Dodging an unpleasant reality


Kirk Untitled 1By Kirk Landers



While the news media and political partisans obsessed over the Supreme Court’s decision on the constitutionality of Obamacare in late June, a House/Senate conference committee ended a 1,000-day-plus national disgrace by agreeing to a two-year (actually, 27-month) transportation act.

The new act ended several years of short term extensions of the previous transportation program, a period of uncertainty during which state departments of transportation avoided launching major rehabilitation and rebuilding projects – the type of work that employs large numbers of heavy construction firms and workers.

While the conference committee principles issued grand pronouncements of the epic significance of MAP-21 (Moving Ahead For Progress in the 21st Century), construction industry representatives were much more measured in their response to the new program.

Pete Ruane, President and CEO of ARTBA (American Road & Transportation Builders Association), acknowledged the stability the new program brings to transportation, but added, “The bad news is there is no new money.”

That, of course, is what all the delay has been about. All real solutions to our highway problems begin and end with the need for more investment. The federal fuel tax, which funds the highway program, is a flat tax (18.4-cents per gallon) that hasn’t been raised for nearly 20 years. Tax increases, even a fuel tax increase, are viewed as political suicide today. And so our leaders have postured and preened for three years while only pretending to solve our road problem.

MAP-21 is not a victory for anyone. Nor is it an accomplishment.

More’s the pity. When a divided Congress like this one is willing to confront problems, intelligent and long lasting solutions are possible. Flawed as it is, MAP-21 provides a taste of that potential.

To get a bill, conferees had to shed the legislation of encumbrances like the Keystone pipeline that, while important, are not part of the transportation challenge. Then the sides – left and right, House and Senate – sifted through an agenda of wickedly divided points of view to arrive at a series of pragmatic compromises. House conservatives relented on strict fiscal discipline and the duration of the bill (the House bill was another short term extension), while liberals and moderates gave ground on environmental streamlining and allowing states more flexibility in how they invest federal funds.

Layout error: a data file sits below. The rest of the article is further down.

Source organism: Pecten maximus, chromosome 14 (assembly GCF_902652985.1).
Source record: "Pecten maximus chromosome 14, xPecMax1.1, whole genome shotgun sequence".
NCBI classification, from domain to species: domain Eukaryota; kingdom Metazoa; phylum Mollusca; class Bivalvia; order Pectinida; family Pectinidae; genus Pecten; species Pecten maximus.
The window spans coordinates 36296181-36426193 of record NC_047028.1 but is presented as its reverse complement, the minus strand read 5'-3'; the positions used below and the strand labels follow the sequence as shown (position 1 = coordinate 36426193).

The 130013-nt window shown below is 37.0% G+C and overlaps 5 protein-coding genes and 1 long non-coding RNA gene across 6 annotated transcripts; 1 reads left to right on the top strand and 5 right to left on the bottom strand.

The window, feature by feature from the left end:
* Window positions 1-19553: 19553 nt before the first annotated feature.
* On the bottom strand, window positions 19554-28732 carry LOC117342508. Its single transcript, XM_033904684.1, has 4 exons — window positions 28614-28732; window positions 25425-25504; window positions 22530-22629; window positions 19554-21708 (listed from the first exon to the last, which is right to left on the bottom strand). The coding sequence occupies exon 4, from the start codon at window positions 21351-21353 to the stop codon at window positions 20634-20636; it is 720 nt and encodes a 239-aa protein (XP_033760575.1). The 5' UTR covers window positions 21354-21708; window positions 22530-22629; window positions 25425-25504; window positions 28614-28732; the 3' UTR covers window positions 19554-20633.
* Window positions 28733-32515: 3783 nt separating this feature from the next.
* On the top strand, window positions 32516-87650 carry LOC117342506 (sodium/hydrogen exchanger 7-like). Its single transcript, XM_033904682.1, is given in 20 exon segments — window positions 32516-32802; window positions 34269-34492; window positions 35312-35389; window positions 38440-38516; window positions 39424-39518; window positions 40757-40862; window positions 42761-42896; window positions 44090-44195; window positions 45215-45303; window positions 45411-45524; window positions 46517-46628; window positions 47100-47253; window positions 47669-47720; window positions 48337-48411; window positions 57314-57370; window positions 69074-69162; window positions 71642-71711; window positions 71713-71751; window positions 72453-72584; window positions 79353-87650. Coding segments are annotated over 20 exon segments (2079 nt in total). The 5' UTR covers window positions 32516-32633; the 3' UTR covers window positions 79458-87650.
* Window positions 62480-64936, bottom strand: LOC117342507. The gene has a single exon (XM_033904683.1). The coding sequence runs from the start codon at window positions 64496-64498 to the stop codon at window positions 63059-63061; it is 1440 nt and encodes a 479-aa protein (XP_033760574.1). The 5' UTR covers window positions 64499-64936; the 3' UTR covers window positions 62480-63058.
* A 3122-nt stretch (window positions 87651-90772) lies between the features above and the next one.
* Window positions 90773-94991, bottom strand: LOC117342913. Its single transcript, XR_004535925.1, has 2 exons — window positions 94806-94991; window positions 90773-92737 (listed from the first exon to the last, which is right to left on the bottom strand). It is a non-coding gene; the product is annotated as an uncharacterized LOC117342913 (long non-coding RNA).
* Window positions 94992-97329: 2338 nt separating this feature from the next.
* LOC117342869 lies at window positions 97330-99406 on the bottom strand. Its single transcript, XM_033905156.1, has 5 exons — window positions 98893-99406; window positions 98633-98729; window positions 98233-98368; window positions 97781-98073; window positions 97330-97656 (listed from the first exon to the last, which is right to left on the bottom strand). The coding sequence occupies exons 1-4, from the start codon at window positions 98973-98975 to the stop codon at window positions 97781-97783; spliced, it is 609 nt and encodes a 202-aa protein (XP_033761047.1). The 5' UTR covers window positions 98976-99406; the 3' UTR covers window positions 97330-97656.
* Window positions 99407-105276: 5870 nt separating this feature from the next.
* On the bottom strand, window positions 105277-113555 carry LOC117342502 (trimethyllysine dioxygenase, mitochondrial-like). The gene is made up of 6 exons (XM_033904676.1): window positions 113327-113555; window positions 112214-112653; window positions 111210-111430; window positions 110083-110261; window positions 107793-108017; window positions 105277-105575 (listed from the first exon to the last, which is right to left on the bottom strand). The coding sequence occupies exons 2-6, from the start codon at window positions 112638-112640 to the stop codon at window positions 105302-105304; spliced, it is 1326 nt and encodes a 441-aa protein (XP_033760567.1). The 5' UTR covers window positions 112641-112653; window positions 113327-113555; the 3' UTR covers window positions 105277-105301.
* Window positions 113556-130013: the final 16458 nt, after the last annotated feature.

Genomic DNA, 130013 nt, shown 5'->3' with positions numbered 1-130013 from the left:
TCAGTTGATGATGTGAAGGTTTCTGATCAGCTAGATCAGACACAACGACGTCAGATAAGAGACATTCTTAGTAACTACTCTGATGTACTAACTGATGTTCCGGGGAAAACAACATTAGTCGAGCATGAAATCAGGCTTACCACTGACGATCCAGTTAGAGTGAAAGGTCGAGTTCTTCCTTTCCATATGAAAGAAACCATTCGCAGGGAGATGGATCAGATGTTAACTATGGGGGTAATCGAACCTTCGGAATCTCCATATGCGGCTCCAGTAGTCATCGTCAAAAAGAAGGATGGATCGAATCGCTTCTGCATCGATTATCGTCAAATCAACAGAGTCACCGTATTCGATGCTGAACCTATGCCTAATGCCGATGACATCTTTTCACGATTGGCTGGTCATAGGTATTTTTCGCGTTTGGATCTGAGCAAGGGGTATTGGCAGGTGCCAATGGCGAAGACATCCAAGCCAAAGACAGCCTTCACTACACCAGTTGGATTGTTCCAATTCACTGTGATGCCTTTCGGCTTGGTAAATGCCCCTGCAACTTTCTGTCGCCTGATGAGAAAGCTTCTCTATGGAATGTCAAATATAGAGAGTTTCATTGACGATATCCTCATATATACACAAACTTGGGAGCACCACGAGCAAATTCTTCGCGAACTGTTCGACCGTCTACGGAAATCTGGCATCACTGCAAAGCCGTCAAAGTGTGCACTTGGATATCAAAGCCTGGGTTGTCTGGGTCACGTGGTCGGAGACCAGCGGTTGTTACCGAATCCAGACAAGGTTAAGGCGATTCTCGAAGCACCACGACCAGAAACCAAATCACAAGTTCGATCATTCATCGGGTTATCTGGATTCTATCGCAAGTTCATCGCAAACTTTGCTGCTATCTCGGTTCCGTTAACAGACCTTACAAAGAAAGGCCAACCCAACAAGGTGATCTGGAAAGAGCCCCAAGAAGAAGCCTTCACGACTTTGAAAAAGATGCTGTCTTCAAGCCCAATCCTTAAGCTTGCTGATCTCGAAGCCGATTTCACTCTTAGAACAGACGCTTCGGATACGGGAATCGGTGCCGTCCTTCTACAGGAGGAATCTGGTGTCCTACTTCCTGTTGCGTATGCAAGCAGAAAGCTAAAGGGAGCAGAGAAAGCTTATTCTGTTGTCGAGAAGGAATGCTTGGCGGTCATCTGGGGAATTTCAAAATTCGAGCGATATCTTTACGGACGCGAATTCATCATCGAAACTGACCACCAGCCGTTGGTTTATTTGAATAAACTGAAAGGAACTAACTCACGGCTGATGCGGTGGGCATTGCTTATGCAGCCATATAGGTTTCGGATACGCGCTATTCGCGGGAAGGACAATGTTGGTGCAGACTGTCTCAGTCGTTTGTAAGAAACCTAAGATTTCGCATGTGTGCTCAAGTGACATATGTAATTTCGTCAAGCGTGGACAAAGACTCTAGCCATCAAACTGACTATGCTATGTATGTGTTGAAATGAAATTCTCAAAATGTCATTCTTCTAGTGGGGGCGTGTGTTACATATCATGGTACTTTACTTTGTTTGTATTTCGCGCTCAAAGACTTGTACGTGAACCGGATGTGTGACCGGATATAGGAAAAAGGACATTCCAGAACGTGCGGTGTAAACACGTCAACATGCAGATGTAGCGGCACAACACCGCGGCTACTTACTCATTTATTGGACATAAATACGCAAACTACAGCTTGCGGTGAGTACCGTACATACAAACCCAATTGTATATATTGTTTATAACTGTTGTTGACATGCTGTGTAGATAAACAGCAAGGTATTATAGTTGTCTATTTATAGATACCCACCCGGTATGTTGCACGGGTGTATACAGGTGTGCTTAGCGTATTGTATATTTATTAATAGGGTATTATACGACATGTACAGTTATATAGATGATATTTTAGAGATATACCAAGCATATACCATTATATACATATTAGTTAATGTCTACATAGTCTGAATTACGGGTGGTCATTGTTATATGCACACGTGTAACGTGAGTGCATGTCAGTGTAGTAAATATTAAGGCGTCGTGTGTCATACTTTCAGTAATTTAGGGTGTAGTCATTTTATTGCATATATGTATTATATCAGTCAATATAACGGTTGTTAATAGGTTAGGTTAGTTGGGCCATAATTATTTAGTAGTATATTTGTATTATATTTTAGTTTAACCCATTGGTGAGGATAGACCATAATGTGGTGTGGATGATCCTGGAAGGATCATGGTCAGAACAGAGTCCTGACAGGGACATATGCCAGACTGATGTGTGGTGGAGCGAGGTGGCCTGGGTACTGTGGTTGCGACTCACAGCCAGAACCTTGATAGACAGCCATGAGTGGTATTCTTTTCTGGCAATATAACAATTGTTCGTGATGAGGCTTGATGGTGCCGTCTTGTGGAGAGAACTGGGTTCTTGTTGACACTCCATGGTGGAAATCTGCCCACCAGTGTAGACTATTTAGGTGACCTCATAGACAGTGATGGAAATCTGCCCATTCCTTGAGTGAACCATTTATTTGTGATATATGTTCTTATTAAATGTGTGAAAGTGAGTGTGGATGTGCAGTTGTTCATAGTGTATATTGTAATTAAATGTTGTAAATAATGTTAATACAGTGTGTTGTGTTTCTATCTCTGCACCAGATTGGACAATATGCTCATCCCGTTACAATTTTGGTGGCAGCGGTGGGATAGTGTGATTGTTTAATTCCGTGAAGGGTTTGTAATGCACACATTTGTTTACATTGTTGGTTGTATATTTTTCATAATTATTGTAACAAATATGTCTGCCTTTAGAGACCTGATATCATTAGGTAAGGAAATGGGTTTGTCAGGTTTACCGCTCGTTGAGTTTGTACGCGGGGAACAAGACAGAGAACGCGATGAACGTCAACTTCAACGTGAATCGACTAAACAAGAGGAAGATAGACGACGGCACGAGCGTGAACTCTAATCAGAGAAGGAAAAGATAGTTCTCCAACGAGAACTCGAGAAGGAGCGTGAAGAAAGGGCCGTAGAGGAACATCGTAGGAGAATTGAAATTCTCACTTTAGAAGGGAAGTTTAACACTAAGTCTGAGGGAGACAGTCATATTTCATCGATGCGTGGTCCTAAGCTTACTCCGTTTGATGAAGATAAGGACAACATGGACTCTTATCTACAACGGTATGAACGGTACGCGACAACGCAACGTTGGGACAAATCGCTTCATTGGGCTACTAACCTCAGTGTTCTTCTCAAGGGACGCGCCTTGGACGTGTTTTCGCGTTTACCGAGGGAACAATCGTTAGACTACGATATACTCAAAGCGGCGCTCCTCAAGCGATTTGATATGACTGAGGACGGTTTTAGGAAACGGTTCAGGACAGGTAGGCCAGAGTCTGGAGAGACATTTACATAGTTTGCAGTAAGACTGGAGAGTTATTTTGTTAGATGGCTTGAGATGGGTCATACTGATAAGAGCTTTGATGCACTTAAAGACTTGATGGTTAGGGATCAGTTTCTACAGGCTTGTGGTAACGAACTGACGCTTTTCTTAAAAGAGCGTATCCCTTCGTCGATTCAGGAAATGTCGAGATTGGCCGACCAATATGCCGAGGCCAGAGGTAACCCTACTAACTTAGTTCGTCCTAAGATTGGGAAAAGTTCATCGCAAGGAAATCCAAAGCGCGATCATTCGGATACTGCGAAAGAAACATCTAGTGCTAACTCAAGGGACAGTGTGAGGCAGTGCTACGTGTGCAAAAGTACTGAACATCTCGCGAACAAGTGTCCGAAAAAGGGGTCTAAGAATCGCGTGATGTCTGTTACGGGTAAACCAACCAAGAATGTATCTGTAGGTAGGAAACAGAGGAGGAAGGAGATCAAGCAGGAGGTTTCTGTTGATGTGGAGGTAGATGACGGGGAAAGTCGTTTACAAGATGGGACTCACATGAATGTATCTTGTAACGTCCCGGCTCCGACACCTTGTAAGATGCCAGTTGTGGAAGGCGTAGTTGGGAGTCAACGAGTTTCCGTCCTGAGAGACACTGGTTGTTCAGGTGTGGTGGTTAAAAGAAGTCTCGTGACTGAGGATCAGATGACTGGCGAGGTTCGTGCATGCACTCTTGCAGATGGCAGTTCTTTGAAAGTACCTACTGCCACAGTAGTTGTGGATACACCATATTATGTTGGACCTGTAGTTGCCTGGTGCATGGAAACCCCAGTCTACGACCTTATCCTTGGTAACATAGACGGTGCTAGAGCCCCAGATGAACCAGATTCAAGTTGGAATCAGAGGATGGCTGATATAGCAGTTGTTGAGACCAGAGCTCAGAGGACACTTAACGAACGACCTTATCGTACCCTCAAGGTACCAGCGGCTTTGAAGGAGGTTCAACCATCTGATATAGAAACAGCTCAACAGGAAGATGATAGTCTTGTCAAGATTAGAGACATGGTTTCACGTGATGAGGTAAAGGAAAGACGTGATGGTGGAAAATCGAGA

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Unfortunately, because the spirit of constructive compromise was never applied to a realistic funding solution, MAP-21 is not a legislative landmark. It is just another monument to a nation and a congress that no longer believes in itself. A two-year bill is better than a six-month extension, but far short of the five or six year program we need. Funding levels of $40 billion a year fall $10 billion short of the national need by the most conservative estimates, and even at that anemic level have to be subsidized by general revenues, adding to the deficit pressure on the federal budget.

MAP-21 is not a victory for anyone. Nor is it an accomplishment. It is a question: How will we ever solve unpleasant problems if we are not willing to pursue unpleasant solutions together?